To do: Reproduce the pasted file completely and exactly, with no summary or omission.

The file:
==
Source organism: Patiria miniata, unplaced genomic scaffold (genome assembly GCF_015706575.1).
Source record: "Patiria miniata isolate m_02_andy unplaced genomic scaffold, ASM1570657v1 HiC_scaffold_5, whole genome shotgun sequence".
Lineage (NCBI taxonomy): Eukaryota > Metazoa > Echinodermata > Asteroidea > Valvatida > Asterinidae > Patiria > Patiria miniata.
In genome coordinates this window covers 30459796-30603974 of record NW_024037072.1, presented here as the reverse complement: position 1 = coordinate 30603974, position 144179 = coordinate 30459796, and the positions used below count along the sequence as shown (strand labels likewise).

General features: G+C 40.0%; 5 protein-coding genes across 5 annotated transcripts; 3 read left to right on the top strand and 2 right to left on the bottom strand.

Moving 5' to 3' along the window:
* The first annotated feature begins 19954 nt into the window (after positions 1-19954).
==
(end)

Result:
Source organism: Patiria miniata, unplaced genomic scaffold (genome assembly GCF_015706575.1).
Source record: "Patiria miniata isolate m_02_andy unplaced genomic scaffold, ASM1570657v1 HiC_scaffold_5, whole genome shotgun sequence".
Lineage (NCBI taxonomy): Eukaryota > Metazoa > Echinodermata > Asteroidea > Valvatida > Asterinidae > Patiria > Patiria miniata.
In genome coordinates this window covers 30459796-30603974 of record NW_024037072.1, presented here as the reverse complement: position 1 = coordinate 30603974, position 144179 = coordinate 30459796, and the positions used below count along the sequence as shown (strand labels likewise).

General features: G+C 40.0%; 5 protein-coding genes across 5 annotated transcripts; 3 read left to right on the top strand and 2 right to left on the bottom strand.

Moving 5' to 3' along the window:
* The first annotated feature begins 19954 nt into the window (after positions 1-19954).